"L'Ecu Malti fl'America" ceased publication in March 1924. A distinguished contributor to its pages was an Augustinian friar, Father Aurelio Ciantar who had been in Detroit since 1921. In December 1923 Father Ciantar had received orders to leave Detroit and proceed to New York. Before he left Detroit he tried to mediate between the opposing factions led by Father Borg on one side and Joseph Attard and John Maistre on the other.
In January 1924 the Rev. Michael Borg and Frank Borg brought out another newspaper which they named "Malta Press". Again the "Malta Press" was short lived but it served its purpose to carry on with the feud between the two Borgs on one side and Attard and Maistre on the other.
In a letter to the editor of the "L'Ecu Malti fl'America" which appeared on December 8,1923, the Rev. A. Ciantar confessed that he had done all he could to heal the rift within the Maltese community, but now that he had been told to leave Detroit he was severing his connection with the community. Joseph P. Attard was sorry to see Ciantar leave and he described him as "a patriot who could have done a lot of good to the Maltese if he had been allowed". Attard also said that he was losing a friend and the loss was being felt by most Maltese who used to approach Father Ciantar rather than go to their parish priest. Attard suggested that the Maltese who liked Father Ciantar should contribute a donation which would be offered to him before his departure from Detroit. When Father Ciantar heard of Attard's suggestion he made it clear that he would refuse any donation offered to him.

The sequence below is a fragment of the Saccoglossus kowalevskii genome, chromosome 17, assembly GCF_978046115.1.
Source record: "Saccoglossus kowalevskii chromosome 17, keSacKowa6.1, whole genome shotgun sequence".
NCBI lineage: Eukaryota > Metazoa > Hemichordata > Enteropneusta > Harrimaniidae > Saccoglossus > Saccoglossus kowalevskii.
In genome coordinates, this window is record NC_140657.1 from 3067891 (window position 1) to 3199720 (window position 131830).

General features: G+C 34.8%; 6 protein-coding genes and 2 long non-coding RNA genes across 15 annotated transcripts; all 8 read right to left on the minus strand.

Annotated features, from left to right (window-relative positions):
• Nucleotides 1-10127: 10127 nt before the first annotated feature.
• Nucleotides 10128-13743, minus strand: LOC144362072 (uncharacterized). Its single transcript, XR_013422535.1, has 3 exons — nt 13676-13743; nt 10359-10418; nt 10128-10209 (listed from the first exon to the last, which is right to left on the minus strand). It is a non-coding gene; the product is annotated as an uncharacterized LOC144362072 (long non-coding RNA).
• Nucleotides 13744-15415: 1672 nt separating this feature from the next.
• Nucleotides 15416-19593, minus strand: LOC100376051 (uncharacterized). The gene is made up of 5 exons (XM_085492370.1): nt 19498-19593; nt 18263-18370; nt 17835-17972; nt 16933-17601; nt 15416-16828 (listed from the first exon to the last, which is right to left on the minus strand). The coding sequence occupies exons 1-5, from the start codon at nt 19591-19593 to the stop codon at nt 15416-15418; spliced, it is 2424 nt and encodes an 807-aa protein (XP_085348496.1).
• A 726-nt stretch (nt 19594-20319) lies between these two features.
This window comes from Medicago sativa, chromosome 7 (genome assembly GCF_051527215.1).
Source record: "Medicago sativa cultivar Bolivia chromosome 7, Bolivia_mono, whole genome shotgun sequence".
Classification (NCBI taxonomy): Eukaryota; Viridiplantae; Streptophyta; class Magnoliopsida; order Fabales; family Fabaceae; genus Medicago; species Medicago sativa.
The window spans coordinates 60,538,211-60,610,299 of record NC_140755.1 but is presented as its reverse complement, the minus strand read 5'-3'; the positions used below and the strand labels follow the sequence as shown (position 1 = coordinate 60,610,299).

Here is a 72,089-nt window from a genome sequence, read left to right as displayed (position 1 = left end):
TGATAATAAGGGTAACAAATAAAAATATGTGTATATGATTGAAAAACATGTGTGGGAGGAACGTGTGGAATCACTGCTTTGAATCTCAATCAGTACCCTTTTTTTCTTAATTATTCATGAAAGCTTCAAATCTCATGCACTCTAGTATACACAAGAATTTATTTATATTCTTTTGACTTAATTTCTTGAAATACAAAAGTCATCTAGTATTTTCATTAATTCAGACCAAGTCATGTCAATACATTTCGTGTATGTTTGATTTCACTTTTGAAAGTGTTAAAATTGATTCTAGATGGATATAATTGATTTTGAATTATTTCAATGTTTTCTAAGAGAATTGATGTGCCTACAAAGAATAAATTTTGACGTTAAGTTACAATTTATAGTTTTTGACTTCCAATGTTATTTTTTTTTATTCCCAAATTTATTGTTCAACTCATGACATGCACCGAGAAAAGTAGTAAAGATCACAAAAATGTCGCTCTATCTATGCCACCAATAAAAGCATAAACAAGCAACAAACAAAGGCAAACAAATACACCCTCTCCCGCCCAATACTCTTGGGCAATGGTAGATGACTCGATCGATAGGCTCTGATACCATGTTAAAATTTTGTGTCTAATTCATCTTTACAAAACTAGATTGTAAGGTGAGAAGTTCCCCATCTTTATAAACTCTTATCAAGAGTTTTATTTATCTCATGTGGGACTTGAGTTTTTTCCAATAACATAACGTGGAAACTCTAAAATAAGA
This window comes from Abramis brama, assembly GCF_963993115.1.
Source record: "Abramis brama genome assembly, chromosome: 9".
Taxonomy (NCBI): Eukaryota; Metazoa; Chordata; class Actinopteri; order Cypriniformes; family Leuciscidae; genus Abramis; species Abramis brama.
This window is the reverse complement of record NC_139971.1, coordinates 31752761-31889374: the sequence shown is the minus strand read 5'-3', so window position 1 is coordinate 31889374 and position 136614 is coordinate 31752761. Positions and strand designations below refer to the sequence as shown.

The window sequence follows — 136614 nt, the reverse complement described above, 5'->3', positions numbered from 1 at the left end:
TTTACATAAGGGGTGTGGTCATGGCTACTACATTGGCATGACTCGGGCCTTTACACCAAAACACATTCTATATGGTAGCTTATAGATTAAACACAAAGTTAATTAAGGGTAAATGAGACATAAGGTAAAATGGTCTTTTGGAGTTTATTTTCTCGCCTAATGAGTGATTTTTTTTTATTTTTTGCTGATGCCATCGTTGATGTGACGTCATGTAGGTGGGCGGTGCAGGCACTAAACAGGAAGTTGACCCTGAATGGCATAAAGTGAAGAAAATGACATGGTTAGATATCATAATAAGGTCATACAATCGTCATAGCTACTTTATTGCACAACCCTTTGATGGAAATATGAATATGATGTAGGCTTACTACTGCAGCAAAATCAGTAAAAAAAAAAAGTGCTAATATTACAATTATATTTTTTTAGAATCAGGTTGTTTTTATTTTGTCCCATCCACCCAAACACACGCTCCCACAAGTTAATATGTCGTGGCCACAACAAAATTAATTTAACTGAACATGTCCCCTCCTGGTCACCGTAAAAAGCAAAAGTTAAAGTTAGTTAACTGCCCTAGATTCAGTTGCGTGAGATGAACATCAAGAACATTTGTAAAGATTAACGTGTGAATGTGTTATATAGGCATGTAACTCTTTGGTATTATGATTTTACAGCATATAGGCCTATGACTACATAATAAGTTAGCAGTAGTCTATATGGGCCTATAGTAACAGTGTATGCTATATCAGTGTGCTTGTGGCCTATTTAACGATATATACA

The "Malta Press" appeared on January 5, 1924. Only a few numbers were published and the lack of general support for one Maltese newspaper meant that the community was left without one single strong voice which could have commanded any attention from the world outside. Petty parochial polemics and squabbles were not unknown in small ethnic communities encircled by the great American way of life. The Maltese had their differences within a community which did not exceed a total of 5,000 people. However they had no choice but to seek security from each other and gather around their church and pastor. The parish organised picnics which were significant events for people who had few friends outside their ethnic group.
Source: The Great Exodus by Fr Lawrence E. Attard. (C) P.E.G. Ltd - 1989.